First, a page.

Twins diagnosed with same type of cancer just months apart despite showing no symptoms

Andy (left) and Tony were diagnosed with prostate cancer three months apart. Credit: BPM Media

Two brothers from Bristol have been diagnosed with the same type of cancer just months apart. 

Twins Andy and Tony Farquharson, 61, both received a prostate cancer diagnosis this year - Andy in April and Tony in July. 

Prostate cancer is the most common cancer in men - around one in eight men in the UK get the disease. 

Andy decided to contact his GP after hearing an advert on the radio which highlighted that there was an increased chance of men with Afro-Caribbean heritage getting prostate cancer. 

He said: “When I heard I had prostate cancer it was a mixture of shock and disbelief. I had no symptoms, I’d just heard the same Prostate Cancer UK radio advert highlighting the risk of prostate cancer for men of Afro-Caribbean heritage on several occasions. That prompted me to see my GP.”

The brothers are now supporting each other through the diagnosis. Credit: BPM Media

Andy's diagnosis prompted his brother Tony to get checked out, and to everyone's dismay, Tony’s results showed that he also had cancer. 

Tony said: “Being the twin brother of Andy, it was advised that I should also get tested for prostate cancer as it can run in families. Following my prostate-specific antigen blood test, the level was lower than Andy’s, but due to my family history, it was deemed prudent to have an MRI scan and then a biopsy. I’m so glad I did.”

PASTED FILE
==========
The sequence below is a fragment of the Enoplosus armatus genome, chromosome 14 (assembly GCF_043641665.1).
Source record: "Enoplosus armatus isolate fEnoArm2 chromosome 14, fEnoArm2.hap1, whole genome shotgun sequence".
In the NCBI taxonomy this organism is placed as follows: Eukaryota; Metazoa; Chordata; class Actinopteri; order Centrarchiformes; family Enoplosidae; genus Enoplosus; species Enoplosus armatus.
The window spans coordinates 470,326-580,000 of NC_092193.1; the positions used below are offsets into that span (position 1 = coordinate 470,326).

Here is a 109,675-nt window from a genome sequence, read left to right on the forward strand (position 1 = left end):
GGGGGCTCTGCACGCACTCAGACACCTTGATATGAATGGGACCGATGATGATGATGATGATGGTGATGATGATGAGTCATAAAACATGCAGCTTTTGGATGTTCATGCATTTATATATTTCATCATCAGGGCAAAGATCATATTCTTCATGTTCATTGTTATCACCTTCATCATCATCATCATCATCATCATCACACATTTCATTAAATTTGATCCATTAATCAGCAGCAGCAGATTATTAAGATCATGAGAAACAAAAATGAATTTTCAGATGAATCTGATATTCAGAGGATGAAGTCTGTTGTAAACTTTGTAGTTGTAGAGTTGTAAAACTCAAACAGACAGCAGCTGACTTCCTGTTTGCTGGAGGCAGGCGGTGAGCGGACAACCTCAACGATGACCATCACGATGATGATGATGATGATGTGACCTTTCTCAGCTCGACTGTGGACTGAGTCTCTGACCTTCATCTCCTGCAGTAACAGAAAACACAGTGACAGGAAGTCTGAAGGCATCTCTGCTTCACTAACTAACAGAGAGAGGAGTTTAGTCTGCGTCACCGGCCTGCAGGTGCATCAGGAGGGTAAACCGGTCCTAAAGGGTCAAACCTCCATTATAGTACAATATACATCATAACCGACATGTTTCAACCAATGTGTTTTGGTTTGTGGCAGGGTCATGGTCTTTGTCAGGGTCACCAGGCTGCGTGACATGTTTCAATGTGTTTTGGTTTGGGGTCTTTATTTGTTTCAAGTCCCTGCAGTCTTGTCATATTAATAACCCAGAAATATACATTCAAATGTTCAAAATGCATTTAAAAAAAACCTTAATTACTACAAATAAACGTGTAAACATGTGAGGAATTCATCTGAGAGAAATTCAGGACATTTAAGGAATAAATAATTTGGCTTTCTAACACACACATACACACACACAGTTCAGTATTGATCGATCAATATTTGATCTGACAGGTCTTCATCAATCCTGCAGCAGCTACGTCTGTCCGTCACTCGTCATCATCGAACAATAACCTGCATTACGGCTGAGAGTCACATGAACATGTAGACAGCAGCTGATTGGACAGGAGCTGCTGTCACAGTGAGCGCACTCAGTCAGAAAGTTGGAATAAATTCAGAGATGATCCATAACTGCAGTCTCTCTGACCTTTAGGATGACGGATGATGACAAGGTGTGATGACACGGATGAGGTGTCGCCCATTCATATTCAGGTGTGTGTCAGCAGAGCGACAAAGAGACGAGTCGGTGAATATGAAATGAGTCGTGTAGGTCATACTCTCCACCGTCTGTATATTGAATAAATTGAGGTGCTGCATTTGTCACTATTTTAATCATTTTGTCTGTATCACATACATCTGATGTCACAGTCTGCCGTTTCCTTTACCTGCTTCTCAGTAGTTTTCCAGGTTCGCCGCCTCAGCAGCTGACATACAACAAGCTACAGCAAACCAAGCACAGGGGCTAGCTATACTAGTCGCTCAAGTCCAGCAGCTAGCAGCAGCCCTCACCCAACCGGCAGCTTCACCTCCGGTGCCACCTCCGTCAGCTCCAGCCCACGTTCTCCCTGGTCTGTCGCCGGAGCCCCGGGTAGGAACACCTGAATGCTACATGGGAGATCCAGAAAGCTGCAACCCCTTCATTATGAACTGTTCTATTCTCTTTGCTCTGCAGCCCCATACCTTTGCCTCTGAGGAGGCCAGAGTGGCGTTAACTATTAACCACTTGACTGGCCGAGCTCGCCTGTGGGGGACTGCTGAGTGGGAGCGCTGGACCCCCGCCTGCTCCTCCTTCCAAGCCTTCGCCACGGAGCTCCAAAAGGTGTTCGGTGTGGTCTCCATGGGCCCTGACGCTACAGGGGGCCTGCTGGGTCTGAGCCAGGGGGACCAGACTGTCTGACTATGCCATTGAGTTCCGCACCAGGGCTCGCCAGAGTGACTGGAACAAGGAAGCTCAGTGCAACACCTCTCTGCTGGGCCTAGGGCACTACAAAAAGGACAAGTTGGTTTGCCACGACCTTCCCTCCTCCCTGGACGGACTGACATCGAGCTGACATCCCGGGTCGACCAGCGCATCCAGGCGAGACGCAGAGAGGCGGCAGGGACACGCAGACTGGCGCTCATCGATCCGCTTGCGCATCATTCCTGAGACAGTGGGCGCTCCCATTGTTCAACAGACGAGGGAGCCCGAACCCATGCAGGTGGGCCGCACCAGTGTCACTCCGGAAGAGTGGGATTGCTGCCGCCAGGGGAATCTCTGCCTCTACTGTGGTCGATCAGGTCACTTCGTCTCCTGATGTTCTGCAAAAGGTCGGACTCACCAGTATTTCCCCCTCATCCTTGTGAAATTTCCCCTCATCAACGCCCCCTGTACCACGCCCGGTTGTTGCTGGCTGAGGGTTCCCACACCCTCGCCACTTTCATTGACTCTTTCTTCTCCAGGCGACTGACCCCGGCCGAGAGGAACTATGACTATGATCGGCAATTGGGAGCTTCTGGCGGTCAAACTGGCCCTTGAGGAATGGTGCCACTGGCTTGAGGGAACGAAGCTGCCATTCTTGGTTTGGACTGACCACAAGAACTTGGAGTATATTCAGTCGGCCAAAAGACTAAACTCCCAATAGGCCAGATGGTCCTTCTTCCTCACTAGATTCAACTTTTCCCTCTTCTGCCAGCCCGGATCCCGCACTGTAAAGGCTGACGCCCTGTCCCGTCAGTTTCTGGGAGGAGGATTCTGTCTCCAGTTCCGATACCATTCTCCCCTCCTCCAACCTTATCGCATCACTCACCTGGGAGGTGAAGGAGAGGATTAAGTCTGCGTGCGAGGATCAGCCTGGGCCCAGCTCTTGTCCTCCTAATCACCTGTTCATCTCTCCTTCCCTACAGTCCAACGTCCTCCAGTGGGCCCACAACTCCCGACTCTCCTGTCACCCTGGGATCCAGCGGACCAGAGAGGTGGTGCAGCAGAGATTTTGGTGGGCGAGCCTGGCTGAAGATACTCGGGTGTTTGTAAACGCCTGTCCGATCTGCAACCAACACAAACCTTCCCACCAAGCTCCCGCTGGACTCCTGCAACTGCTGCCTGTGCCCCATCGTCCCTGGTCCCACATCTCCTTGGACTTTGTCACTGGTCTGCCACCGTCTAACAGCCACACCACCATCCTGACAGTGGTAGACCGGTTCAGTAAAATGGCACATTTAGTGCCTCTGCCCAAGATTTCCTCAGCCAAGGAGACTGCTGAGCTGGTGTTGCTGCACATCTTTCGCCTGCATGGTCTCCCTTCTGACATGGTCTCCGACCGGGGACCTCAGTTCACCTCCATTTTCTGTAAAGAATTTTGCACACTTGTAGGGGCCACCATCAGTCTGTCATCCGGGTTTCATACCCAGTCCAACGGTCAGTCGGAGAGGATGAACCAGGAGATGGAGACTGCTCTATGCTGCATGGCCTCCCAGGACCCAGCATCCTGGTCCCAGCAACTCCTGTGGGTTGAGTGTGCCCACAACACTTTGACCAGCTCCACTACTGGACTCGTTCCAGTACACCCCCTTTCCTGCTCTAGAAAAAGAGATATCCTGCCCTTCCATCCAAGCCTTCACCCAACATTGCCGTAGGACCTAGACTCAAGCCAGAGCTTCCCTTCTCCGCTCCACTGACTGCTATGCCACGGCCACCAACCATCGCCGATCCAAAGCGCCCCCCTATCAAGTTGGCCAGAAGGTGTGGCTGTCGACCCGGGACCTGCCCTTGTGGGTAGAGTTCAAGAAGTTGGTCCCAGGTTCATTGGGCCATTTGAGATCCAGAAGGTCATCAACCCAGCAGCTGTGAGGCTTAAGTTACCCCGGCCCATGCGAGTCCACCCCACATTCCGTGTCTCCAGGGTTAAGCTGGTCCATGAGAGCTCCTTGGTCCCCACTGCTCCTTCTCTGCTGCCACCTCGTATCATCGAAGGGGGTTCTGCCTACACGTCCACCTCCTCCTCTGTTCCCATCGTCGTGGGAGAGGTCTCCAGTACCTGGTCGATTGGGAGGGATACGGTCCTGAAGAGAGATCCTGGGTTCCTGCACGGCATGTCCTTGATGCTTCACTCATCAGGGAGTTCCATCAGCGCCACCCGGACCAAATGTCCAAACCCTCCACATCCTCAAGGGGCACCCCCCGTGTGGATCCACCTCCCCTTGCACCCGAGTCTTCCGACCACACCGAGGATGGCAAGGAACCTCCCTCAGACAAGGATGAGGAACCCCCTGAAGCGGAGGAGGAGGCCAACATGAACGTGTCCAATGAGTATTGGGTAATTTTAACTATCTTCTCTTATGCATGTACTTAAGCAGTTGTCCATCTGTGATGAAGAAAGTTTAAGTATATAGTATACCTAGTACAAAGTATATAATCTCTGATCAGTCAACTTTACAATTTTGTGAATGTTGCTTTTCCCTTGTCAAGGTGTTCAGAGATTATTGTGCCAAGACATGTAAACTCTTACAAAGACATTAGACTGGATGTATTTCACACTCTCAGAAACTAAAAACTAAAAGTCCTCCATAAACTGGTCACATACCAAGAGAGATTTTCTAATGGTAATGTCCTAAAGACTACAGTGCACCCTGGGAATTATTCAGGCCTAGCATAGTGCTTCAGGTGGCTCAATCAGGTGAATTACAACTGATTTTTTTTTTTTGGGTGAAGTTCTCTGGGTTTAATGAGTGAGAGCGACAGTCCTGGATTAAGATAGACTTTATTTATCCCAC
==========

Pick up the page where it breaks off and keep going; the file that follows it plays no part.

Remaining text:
The brothers are now supporting each other through this journey along with their entire family. Many of their family members took on the Cardiff Half Marathon on Sunday 1 October to raise awareness of the illness. 

Before the race, Andy said: “None have done any serious running, but the drive to succeed will get them all through. Me and Tony are incredibly proud of them all, for their support of us and for taking on this challenge too.

“We have already smashed our fundraising target, but our mission remains to make a positive impact and raise awareness about this silent killer, not only for ourselves but for the countless other families affected by this disease.”

Seren Evans, head of events and community fundraising at Prostate Cancer UK, said: “We’re so grateful for the support of Andy and Tony, and their families, who will take on the Cardiff Half Marathon, raising vital funds for Prostate Cancer UK.

“Prostate cancer is the most common cancer in men, and an early diagnosis can save your life. Money raised will fund ground-breaking research towards a screening programme, so we can catch prostate cancer early and save lives.

“It’s great to hear that Andy and Tony are being treated for this disease, but their remarkable story illustrates just why more men need to be aware of the risk of prostate cancer. Men are at higher risk if they are over 50, Black or have a father or brother who has had prostate cancer. Anyone with concerns should visit the charity’s online risk checker."